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3321 Views 4 Replies Latest reply: Oct 31, 2007 1:13 PM by trideb Amateur 18 posts since
Sep 5, 2007
Currently Being Moderated

Oct 11, 2007 11:59 AM

Can you change a road bike to tri bike geometry?


Ok, so people have been awesome telling me about bikes, so here's another question.  Can you buy a road bike a little smaller so it fits you more like a tri-bike?  (My bike shop says I should have a 60cm minimum, being 6'3).....but if a road bike stretches you out more, could I ride a 58cm with aero bars and raise my seat to the geometry of a road bike so it's comparable?  So...I'm not so stretched out, use more appropriate muscles so I can go from bike to run with less stress?  Would that be worthwhile or not?






Thanks again!!



  • E_B Amateur 13 posts since
    May 30, 2007


    I would try not to set-up a road bike for tri-bike geometry (if possible). Tri-bikes have different seat tube angles than road bikes as well as other geometry differences. A tri-bike is geared to place your hips at a different angle when you are in the aero position...if you put aero bars on a road bike, you close out your hip angle and that compromises strength and power. If you are going to get a road bike but you want to adapt it to tris, you may want to look at the road models geared for that such as the Cervelo Soloist or the Felt (Dual?).



    A friend of mine has an article about this posted on his website about bike geometry. It is rather techy but informative.  He is an engineer and just opened his bike shop a few months ago.  I am sure he would not mind if you emailed him with a question:



    Good luck!


















  • SBRDave Amateur 17 posts since
    Jul 9, 2007

    You can do some things to mimic some of the geometry. But, overall they are different as the previous poster indicated. That said, before triathlons, I was doing time trials on my road bike. I lowered the handlebars, flipped the stem, raised the seat, moved it forward a bit, and bought a bent seat post in an attempt to increase the seat angle as I understood the need to open up my hips as the previous poster indicated. It actually worked okay. I did several time trials that way and my first sprint tris. And you can do it if you can't afford a tri bike. BUT... do yourself a favor. Buy a tri bike with a proper fit. Even an entry level one. Why? Well, I found it was difficult to easily switch back and forth between road and tri setups. When I wanted to do group rides, I had to switch back as no group wants you along with aerobars. Plus, just having bar end shifters is great! You stay aero all the time. So, like I said, you can mimic some of the geometry and it will work to a point, but I'd recommend getting tri bike eventually.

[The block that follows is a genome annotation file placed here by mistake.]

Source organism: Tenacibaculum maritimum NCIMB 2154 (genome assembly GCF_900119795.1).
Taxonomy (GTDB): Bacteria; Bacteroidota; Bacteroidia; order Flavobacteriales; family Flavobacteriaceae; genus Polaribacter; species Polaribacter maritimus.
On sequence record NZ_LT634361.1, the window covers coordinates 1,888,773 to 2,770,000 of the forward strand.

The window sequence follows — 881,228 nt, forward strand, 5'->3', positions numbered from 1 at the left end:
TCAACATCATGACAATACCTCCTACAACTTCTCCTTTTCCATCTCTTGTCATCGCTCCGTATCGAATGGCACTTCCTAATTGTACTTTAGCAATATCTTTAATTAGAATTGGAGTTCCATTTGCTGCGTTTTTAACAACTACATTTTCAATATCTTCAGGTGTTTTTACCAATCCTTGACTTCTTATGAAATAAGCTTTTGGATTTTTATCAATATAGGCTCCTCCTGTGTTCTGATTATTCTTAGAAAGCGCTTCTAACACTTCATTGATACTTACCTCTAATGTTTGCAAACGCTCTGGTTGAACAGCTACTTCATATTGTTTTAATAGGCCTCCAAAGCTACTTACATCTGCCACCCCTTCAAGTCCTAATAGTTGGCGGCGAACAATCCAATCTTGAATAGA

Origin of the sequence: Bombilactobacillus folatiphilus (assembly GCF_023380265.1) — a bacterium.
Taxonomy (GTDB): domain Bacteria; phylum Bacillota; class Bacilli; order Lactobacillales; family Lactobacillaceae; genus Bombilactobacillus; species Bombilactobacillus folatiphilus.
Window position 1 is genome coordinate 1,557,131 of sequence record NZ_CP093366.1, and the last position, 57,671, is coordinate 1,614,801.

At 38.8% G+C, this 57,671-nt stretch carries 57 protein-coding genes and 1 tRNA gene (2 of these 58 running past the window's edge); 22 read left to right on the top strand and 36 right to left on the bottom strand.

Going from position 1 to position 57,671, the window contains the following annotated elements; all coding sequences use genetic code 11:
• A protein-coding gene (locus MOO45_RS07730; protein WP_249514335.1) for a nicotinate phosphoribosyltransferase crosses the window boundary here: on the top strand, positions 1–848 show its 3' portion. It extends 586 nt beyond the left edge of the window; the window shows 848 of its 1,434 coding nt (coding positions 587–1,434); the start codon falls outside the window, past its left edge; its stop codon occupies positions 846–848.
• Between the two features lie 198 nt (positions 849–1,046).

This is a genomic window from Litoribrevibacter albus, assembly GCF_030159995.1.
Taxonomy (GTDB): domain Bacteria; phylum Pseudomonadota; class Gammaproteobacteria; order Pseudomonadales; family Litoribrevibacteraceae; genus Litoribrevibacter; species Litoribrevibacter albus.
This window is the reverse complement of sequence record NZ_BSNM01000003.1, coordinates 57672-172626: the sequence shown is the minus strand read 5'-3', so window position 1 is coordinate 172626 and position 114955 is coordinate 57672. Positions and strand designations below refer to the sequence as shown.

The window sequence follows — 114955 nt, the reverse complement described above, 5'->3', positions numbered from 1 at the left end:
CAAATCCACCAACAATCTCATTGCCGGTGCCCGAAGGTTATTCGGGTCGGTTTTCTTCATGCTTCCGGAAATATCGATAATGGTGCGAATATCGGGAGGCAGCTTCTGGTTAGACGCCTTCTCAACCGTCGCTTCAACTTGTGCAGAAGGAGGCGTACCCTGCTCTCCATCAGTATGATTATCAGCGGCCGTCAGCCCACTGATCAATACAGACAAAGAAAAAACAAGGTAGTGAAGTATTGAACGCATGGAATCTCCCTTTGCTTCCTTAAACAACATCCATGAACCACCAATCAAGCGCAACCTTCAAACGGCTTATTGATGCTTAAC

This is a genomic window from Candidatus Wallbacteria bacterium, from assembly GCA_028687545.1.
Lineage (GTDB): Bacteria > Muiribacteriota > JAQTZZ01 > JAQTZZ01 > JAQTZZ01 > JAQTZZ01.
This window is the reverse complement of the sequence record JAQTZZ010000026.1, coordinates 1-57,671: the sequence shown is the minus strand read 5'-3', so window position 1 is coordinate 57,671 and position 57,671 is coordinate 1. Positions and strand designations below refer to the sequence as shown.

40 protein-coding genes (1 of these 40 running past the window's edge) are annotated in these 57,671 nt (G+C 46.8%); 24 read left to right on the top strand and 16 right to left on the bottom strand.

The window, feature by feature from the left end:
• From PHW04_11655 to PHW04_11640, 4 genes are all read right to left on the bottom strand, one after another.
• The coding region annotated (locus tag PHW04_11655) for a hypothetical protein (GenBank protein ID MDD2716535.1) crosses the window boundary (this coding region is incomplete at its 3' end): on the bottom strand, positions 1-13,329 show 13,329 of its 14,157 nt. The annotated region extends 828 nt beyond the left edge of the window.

• ironmanth Rookie 1 posts since
    Aug 21, 2007

    Hey Tri Guy! I cannot honestly answer about the tri set-up....for over 42 races I have always used a traditional set-up "tricked-out" to race in my triathlons, including the World Championships. I did this to avoid the extra expense, but after all these years I CAN say that it is more trouble than it is worth. Seems that the geometry of the tri bikes is very specific for time-trialing, whereas clearly the traditional "softer" angle set-ups are better for overall training, etc. Certainly I can come close to what I perceive is the "correct" feel, but getting it tunes in a truly a real pain. Better, if funds allow, to get BOTH. Though I must admit, powering away from the group for a mile or two in the tuck position is worth a few nods!!...Best of luck, and let me know....I am sketchy about investing and getting fit on a modern tri bike. Ironman TH

  • trideb Rookie 1 posts since
    Oct 31, 2007

    There are some road bikes that have a more aggressive geometry, making them easier to switch to tri position (Kestrel Talon is one of them).  It's an OK idea and works is you can't afford both types of bikes and want to have the ability to switch.  To make the switch expeditiously, though, you will want to avoid re-routing your cables to bar-end shifters for the tri set-up.  That means you will have to reach down to shift using your STI shifters.  If you want bar-end shifters, then it's just too much work to switch it back and forth (but hey, if that's how you want to spend your time, it can be done!).  My husband actually chooses to ride this model of bike as his tri bike and keeps it in the tri position at all times.  It's one of the best, most comfortable fits he's found, so he sticks with it.  It did mean making some adjustments (forward seatpost, shorter stem), but again, it's a very steep road geometry so it lends itself to this kind of switch.  If you have to pick one type of bike and want to do both road and tri events, then this is one I'd recommend.

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